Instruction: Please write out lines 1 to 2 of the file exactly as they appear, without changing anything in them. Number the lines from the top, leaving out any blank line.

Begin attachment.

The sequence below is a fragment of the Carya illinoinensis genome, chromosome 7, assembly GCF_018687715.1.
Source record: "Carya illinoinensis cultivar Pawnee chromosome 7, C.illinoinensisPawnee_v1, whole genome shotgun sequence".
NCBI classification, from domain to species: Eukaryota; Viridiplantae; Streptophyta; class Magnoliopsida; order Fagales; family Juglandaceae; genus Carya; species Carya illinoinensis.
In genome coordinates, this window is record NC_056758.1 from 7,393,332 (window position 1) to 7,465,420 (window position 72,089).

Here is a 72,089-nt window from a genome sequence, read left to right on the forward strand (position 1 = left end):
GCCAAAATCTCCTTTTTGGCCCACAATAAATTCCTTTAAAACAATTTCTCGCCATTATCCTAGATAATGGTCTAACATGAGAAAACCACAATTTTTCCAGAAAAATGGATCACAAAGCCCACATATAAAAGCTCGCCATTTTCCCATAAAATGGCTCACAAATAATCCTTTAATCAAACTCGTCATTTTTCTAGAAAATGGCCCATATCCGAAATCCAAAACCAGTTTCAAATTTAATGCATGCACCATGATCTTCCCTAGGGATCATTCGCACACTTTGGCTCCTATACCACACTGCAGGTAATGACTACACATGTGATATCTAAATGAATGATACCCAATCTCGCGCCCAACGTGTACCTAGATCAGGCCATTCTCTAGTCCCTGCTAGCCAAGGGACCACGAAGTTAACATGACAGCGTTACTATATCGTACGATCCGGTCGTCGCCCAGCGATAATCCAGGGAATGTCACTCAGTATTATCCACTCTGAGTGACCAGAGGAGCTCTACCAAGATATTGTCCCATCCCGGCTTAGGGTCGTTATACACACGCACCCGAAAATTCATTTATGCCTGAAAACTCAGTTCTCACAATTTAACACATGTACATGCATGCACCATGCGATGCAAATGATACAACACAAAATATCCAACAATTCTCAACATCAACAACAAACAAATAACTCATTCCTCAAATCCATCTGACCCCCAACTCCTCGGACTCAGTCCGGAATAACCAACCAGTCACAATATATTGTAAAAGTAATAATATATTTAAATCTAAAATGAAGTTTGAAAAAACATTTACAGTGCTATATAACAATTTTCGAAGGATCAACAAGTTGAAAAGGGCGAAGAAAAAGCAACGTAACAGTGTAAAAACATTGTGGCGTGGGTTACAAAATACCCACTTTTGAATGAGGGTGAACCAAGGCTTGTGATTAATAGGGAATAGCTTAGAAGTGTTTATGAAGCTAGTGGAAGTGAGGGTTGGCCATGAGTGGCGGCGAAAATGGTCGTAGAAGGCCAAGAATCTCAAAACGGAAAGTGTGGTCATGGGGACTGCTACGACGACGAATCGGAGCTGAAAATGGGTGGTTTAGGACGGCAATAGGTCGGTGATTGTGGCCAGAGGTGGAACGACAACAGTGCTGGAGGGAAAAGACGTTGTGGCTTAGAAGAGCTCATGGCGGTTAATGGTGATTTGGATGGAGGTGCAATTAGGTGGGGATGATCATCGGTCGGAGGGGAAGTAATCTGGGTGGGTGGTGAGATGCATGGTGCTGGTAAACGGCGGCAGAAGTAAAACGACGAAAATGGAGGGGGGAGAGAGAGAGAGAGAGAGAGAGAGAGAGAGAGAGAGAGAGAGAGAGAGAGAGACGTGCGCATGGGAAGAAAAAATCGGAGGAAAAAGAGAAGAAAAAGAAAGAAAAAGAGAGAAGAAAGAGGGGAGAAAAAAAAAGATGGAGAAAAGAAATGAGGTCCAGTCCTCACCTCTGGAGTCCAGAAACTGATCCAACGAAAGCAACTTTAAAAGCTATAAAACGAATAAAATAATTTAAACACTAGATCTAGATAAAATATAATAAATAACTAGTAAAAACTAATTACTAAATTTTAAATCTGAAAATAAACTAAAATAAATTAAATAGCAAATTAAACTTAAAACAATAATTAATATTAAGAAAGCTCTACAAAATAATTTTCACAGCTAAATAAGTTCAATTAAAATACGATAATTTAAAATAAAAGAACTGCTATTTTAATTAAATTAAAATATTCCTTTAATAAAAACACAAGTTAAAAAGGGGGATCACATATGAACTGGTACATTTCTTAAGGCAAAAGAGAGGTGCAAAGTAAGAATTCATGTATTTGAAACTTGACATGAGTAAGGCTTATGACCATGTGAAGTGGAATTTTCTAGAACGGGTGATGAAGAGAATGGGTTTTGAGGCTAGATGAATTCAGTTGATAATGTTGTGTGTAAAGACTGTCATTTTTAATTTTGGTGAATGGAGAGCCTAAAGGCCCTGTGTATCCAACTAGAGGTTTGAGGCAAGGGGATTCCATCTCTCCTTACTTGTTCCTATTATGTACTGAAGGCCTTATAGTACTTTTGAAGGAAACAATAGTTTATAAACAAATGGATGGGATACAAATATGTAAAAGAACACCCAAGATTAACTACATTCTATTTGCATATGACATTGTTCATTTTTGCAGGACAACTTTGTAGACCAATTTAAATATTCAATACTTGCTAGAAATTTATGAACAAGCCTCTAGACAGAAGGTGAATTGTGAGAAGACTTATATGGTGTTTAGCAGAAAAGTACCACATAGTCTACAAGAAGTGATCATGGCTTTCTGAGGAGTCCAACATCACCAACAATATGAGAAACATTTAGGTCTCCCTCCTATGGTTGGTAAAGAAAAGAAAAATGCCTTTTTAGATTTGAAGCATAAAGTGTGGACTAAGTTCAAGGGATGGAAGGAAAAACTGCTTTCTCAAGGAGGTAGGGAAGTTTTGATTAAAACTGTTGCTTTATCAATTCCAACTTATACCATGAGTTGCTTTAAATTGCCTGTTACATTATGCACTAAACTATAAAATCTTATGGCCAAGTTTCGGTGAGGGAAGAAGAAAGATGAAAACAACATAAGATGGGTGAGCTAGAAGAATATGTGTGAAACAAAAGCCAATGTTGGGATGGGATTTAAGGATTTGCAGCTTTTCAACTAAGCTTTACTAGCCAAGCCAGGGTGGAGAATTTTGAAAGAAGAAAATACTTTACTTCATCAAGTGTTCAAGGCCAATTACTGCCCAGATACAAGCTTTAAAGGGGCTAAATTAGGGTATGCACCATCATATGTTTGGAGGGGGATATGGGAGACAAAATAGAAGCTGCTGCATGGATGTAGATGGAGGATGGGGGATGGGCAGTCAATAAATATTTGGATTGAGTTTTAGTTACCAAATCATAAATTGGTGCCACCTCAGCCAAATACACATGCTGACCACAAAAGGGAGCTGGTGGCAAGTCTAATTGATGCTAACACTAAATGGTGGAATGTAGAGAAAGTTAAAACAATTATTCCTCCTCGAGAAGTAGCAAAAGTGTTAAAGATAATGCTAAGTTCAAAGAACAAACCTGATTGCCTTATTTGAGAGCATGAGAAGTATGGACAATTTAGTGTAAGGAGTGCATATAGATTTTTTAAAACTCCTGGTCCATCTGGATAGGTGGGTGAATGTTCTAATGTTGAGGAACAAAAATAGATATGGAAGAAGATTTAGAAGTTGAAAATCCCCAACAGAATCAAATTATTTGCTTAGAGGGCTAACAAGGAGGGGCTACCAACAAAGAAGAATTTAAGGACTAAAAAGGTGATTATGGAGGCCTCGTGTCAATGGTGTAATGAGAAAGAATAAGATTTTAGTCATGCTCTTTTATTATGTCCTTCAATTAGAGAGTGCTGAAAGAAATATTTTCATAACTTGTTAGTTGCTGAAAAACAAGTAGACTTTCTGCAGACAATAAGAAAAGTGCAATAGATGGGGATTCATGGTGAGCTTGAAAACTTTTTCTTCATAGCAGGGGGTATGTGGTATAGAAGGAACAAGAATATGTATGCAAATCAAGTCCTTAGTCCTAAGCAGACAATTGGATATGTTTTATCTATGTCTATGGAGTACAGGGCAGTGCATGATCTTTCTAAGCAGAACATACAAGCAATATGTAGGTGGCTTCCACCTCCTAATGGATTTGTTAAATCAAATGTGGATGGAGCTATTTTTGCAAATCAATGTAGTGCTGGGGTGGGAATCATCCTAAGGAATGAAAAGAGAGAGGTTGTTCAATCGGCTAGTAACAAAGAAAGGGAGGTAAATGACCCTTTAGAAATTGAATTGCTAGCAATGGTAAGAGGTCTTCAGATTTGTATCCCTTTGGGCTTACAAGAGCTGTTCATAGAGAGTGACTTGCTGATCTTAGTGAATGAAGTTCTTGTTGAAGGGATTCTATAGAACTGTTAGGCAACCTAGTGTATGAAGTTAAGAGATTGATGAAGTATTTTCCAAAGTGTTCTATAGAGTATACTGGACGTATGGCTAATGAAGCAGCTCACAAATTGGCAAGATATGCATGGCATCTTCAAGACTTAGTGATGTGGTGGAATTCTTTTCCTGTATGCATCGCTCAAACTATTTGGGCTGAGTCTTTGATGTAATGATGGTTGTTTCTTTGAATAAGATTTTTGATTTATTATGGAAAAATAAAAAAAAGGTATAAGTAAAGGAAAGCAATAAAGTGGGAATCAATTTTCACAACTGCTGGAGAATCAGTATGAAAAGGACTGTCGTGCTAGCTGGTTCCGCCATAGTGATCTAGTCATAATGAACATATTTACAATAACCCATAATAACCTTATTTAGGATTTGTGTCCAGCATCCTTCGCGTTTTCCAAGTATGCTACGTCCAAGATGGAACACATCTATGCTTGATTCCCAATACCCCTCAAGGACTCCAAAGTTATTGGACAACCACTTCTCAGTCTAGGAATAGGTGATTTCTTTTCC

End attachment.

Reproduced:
The sequence below is a fragment of the Carya illinoinensis genome, chromosome 7, assembly GCF_018687715.1.
Source record: "Carya illinoinensis cultivar Pawnee chromosome 7, C.illinoinensisPawnee_v1, whole genome shotgun sequence".